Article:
Parkland eye specialist warns about a silent threat: glaucoma

Parkland eye specialist warns about a silent threat: glaucoma

March is National Save Your Vision Month

Ronald Hunt, 65, of Dallas loves to spend time at home cooking for family and friends. But after years of preparing home-cooked meals and hosting family gatherings, Hunt had difficulty reading favorite recipes.

“When I noticed my vision was deteriorating I thought it was because I was growing older. I was going through life thinking it was normal,” Hunt said.

About 10 years ago, Hunt visited Parkland Health & Hospital System for treatment of a hernia. It was then he learned something was seriously wrong with his vision. “Since I had a hernia and kidney issues, doctors checked me from top to bottom. They came back and told me I had glaucoma,” Hunt said.

Hunt is one of 3 million Americans living with the disease that is the second leading cause of blindness worldwide. Because of its asymptomatic nature, only about half the people affected know they have glaucoma, according to data from the Centers for Disease Control and Prevention.

“Glaucoma is a condition characterized by progressive damage to the optic nerve, which sends signals from the eyes to the brain,” said Niraj Nathan, MD, glaucoma specialist at Parkland and assistant professor of ophthalmology at UT Southwestern Medical Center. “Glaucoma can be associated with elevated eye pressure, but does not have to be. It typically, but not always, manifests as peripheral vision loss that can progress to central vision loss,” he said.

While there is no known cause for the most common type of glaucoma, studies have shown strong associations with aging, family history of glaucoma, and African American and Hispanic ethnicity. In addition, individuals with uncontrolled diabetes are at risk for developing glaucoma if the diabetic changes in their eye become severe enough. While Hunt does not have a history of diabetes, he is of African American descent and glaucoma runs in his family.

Dr. Nathan said the major challenge when diagnosing and caring for glaucoma is that many patients have no symptoms.

“The vast majority of glaucoma, especially in the mild to moderate stages, tends to be completely asymptomatic, even though it has been potentially going on for several years or even decades,” he said.

That was the case with Hunt. “I had no headaches and no pain. I really just couldn’t see as well as I used to,” he said.

When glaucoma is detected, appropriate care and management can slow progression of the disease and save remaining vision, Dr. Nathan said. “The unfortunate reality is that even with treatment, glaucoma is typically not reversible and any existing vision loss from glaucoma cannot be significantly restored. Treatment is aimed toward slowing or halting progression. Essentially, treatment is to prevent any damage that’s there from getting worse,” he said.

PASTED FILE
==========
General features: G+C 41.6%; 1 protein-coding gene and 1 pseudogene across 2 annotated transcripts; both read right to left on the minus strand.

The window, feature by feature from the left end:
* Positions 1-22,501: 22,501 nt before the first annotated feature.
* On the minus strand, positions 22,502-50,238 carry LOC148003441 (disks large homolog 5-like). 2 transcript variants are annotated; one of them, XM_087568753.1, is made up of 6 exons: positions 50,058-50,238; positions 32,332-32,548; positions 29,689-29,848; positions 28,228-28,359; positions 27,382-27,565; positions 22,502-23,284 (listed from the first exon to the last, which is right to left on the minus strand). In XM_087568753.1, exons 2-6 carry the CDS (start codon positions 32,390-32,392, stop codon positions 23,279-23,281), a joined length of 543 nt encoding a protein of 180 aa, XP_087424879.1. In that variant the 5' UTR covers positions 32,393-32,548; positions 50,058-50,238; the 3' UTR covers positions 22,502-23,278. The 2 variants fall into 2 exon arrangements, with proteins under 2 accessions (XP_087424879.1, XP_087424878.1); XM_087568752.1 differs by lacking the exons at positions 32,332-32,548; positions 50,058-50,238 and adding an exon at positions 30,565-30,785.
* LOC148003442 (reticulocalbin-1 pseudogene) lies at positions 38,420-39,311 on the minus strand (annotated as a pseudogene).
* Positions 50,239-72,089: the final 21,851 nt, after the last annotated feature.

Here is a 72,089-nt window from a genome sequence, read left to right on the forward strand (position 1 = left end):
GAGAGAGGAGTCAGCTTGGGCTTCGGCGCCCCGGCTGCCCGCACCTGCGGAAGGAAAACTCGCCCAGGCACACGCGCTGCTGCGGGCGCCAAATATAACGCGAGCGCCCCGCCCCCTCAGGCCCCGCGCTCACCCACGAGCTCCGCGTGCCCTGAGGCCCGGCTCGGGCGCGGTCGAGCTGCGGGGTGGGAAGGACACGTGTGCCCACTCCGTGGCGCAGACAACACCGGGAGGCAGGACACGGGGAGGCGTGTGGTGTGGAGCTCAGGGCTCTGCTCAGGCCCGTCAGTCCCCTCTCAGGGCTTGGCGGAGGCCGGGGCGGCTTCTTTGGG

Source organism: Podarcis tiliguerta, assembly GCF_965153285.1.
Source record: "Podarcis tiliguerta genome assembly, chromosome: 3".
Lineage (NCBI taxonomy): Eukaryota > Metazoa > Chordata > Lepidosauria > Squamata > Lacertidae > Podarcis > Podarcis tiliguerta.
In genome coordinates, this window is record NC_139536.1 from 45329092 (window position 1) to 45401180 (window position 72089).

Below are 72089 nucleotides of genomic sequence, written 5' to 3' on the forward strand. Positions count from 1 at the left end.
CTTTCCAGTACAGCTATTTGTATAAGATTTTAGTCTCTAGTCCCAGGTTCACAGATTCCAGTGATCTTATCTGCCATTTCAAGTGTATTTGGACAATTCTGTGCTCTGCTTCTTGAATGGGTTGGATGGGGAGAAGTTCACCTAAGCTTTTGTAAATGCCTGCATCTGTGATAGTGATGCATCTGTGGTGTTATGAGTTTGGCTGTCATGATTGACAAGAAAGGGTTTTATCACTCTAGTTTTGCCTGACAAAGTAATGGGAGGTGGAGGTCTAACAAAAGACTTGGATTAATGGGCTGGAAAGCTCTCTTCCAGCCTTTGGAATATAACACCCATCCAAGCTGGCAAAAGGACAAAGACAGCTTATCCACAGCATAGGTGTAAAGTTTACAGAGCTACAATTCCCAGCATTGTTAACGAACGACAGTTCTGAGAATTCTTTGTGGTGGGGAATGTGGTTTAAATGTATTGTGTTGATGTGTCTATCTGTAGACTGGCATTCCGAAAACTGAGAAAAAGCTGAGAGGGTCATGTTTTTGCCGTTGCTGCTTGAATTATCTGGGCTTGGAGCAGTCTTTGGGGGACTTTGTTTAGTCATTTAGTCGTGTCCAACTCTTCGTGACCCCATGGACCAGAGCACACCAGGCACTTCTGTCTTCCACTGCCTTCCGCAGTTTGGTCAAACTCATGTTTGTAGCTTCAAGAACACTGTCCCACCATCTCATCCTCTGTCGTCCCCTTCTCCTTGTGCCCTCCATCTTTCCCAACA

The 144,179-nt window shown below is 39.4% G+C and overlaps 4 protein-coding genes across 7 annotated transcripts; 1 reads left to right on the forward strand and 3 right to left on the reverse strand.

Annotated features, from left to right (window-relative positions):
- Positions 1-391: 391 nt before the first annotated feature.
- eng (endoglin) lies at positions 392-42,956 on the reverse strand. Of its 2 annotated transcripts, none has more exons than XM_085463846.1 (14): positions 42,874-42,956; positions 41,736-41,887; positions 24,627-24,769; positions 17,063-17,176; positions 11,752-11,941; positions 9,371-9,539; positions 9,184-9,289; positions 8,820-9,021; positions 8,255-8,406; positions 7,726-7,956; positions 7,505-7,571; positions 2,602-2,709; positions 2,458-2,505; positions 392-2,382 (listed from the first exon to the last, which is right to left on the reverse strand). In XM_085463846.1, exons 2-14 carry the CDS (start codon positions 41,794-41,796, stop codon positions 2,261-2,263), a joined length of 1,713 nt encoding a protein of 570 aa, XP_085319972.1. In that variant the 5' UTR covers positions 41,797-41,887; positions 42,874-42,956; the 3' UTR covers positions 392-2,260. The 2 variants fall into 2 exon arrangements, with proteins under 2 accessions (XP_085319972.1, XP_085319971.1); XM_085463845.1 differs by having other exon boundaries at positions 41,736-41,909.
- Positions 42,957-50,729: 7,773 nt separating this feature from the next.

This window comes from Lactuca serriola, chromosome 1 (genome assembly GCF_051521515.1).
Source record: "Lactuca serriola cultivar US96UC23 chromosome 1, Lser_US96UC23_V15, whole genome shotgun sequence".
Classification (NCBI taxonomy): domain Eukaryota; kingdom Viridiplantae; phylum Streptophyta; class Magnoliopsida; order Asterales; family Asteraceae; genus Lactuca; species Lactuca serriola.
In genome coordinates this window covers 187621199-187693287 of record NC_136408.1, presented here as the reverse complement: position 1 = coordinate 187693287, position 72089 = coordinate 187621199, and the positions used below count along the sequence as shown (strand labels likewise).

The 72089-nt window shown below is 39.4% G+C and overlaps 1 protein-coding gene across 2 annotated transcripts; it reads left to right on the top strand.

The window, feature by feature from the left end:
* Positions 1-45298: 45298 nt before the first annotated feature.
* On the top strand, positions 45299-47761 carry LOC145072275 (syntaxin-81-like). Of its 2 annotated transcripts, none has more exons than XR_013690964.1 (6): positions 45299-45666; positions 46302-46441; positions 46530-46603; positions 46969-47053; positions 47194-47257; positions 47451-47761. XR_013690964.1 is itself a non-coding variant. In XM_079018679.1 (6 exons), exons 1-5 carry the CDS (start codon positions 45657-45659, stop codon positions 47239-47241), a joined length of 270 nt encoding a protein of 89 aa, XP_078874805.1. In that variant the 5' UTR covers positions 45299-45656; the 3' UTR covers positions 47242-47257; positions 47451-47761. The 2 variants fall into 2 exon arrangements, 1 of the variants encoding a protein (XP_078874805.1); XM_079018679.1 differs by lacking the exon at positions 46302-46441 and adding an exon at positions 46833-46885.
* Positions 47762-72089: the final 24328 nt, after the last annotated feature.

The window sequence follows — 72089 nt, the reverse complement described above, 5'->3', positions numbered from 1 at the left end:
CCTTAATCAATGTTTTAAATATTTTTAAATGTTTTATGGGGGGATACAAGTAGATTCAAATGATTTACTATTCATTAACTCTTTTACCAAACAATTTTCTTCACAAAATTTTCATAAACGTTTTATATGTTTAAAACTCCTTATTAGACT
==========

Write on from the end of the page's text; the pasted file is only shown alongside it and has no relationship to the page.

Glaucoma can be treated with eye drops, pills, laser or traditional surgery or a combination of these methods. Hunt’s condition was treated with a combination of eye drops and traditional drainage implant surgery. During this procedure small prosthetic devices (tubes) are placed in the eye to help lower pressure and prevent further optic nerve damage.

As far as lifestyle interventions, nothing has reliably proven to reduce glaucoma risks, Dr. Nathan added. “The main tools for prevention are regular vision exams and screenings.”

A typical glaucoma exam consists of a vision test, measurement of eye pressure, a visual field test of peripheral vision and an exam of the optic nerve, which requires pupils to be dilated.

The American Academy of Ophthalmology recommends a baseline eye exam including dilation for everyone at the age of 40, but even younger if there is a family history of eye disease. If there is anything that needs monitoring, the follow-up should be dictated by the provider. If all is healthy, exams every 2-4 years are recommended. For those over 65 years old, exams should be every 1-2 years. Patients with diabetes should get a yearly dilated eye exam.

Although he wore glasses most of his life, Hunt said eye exams were never a top priority for him. “I’d go to the eye doctor every three or four years. I knew there were problems, but I kept delaying. For my left eye, it was too little too late. I’m working really hard to keep my right eye, otherwise I’ll have to walk around blind. I don’t like going to doctor’s appointments and I don’t accept help very often. This time I have and I’m grateful,” Hunt said.

March is National Save Your Vision Month and Dr. Nathan said it’s a great time to urge patients to take care of their vision before it’s too late. “A lot of vision loss from glaucoma is preventable and we have the resources at Parkland to help,” Dr. Nathan said.

Hunt had a procedure on his right eye recently. When the eye patch was removed on his birthday, he was able to see. “That was the best gift. I couldn’t wait to go home and cook some pork chops,” he laughed.

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